The Israel Anti-Drug Authority, which became the Authority of Combatting Drug and Alcohol Abuse, acknowledges that other avenues, like rehabilitation, more lenient sentences, and promoting safe drug use to those who are using (like providing clean needles) might be better in certain situations, but how often these measures are used in contrast to large fines and jail time is hard to say.

Selling, supply, and cultivation crimes

Like anywhere else, sale and supply crimes are highly illegal crimes and come with up to 20 years in prison, or 25 if there are extenuating circumstances like selling to a minor. In fact, the sale and supply of drug paraphernalia is also illegal, although growing equipment has become very popular in the country.

Why Israel Is (and will continue to be) A Global Leader in the Cannabis Industry

In terms of cultivation, according to the Dangerous Drugs Ordinance, it’s illegal, and carries a sentence of up to 20 years. Having said that, in 2017, an order was issued stating that growing small amounts of cannabis at home for personal use exclusively, would be treated as only a minor violation. This was done to differentiate between large-scale, and small-scale growers; however, it was never meant to be public, and when it was made public via the publication Cannabis, the response from law enforcement was that there had been no change legally.

Cultivation was not a part of the prior decriminalization measures, but with elections coming up, it’s reported that current PM Netanyahu might push for public recreational smoking, and personal cultivation measures. This is not the case right now though.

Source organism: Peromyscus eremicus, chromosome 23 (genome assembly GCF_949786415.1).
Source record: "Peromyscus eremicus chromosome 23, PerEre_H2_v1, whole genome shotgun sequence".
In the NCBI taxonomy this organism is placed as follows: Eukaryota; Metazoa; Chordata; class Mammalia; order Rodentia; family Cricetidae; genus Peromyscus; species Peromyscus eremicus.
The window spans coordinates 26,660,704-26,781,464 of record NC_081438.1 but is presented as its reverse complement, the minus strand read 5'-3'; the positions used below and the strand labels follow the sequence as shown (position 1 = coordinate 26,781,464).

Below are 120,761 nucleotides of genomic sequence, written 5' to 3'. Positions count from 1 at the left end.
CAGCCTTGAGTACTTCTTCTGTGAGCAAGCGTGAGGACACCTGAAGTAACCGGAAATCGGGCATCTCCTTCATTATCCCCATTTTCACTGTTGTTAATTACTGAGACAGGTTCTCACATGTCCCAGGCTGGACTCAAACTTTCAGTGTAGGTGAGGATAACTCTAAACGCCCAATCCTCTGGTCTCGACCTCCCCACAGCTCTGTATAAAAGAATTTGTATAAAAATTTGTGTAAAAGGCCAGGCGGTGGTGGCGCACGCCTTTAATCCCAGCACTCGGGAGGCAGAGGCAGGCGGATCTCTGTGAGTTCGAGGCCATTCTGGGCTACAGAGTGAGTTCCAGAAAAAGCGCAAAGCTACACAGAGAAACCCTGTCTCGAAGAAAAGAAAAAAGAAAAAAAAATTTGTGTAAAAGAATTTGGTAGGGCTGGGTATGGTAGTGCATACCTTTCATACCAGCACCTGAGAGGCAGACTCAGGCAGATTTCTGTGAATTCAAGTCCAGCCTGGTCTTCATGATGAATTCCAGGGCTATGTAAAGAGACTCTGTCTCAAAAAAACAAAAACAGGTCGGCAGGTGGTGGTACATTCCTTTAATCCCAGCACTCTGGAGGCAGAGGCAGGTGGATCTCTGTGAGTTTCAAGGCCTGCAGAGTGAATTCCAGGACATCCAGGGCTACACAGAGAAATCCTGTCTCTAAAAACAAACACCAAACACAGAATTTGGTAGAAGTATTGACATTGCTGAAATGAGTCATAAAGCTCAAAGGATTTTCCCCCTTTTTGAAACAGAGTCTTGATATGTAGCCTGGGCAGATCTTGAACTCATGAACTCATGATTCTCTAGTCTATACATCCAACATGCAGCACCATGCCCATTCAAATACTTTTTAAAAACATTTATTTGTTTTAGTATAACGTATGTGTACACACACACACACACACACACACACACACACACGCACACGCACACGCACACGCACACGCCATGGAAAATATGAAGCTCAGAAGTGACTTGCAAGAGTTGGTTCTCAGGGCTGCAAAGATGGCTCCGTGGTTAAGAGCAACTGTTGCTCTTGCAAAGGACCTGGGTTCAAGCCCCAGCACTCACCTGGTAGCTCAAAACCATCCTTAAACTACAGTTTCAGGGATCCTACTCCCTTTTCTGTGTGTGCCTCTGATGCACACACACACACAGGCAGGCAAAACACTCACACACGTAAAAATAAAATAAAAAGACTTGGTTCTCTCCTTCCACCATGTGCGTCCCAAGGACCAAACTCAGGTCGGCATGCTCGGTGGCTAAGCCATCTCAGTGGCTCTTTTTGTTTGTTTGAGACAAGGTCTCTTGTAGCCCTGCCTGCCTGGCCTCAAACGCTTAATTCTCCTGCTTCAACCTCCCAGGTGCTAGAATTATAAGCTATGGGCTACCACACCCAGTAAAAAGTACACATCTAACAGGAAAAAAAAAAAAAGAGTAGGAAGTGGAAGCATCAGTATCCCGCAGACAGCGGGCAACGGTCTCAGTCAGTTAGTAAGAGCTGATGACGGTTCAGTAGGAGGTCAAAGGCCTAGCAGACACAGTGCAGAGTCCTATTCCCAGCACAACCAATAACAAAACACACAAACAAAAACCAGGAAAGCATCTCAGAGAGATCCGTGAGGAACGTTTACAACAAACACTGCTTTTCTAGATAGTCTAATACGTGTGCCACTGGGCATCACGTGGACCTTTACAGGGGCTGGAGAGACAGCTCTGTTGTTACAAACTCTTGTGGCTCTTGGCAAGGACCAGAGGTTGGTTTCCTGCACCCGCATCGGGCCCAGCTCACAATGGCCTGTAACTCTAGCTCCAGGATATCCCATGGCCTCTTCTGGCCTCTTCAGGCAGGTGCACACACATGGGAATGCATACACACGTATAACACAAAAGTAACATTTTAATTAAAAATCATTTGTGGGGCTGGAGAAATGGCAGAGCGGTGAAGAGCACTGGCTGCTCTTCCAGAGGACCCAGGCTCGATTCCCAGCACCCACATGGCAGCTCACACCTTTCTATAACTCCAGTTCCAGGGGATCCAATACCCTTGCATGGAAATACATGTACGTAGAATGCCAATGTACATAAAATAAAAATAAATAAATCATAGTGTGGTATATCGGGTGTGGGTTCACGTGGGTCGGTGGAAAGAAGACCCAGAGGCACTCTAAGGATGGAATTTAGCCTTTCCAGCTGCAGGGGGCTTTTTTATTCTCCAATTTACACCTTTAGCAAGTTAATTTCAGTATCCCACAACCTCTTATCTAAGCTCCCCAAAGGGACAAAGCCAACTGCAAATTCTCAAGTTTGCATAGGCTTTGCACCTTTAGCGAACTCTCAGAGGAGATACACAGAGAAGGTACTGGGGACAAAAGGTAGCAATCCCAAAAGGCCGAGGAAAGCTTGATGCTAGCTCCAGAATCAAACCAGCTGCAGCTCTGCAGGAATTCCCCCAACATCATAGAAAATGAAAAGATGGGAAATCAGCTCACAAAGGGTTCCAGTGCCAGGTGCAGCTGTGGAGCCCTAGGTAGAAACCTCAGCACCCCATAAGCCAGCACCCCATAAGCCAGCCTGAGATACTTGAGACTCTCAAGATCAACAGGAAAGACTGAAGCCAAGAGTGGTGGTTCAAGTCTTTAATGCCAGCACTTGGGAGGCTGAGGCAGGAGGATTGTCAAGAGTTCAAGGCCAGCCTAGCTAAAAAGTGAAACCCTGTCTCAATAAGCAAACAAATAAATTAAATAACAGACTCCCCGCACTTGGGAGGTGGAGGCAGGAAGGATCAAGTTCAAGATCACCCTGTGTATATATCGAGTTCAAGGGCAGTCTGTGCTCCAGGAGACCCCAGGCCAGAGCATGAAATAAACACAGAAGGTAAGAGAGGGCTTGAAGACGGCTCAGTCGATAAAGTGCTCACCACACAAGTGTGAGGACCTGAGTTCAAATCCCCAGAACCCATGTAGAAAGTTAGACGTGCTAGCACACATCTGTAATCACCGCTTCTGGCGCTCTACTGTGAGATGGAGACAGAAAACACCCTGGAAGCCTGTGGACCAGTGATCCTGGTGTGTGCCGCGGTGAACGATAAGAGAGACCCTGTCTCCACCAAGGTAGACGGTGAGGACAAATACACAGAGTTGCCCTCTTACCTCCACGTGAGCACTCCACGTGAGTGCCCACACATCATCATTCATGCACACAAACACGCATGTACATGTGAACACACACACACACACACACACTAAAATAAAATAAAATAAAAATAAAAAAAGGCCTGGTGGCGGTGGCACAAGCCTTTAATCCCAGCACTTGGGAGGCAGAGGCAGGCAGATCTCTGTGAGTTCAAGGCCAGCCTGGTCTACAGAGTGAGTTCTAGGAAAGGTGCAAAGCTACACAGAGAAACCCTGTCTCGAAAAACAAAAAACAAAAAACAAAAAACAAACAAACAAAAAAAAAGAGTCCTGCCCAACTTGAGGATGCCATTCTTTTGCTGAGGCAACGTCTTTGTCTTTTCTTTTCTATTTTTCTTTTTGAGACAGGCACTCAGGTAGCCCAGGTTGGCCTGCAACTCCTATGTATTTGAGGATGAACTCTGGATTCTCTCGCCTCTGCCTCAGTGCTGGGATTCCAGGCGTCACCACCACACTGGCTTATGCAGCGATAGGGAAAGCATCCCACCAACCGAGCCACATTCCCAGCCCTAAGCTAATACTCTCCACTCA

In 2016 it was brought up in Knesset to have CBD removed from the list of illegal dangerous drugs. The CBD market has blossomed quite well in Israel since that point.

And now, medical

The most interesting thing about Israel when it comes to cannabis, is how far ahead of the rest of the world it is in terms of cannabis research. In fact, the majority of the early groundbreaking research done into cannabis, was done in Israel. Which makes it that much more of a headscratcher that legalization efforts have been so slow, and even decriminalization seems to be solely monetarily motivated.

In 1999 the Israeli government approved medicinal cannabis 3-4 decades after some of the first big breakthroughs were made. At that time it was limited to terminal cancer and AIDS patients though, with no actual medical market in place. This was all updated in 2007 by the Israeli Ministry of Health creating an official medical cannabis policy. This gave patients the ability to get free treatment.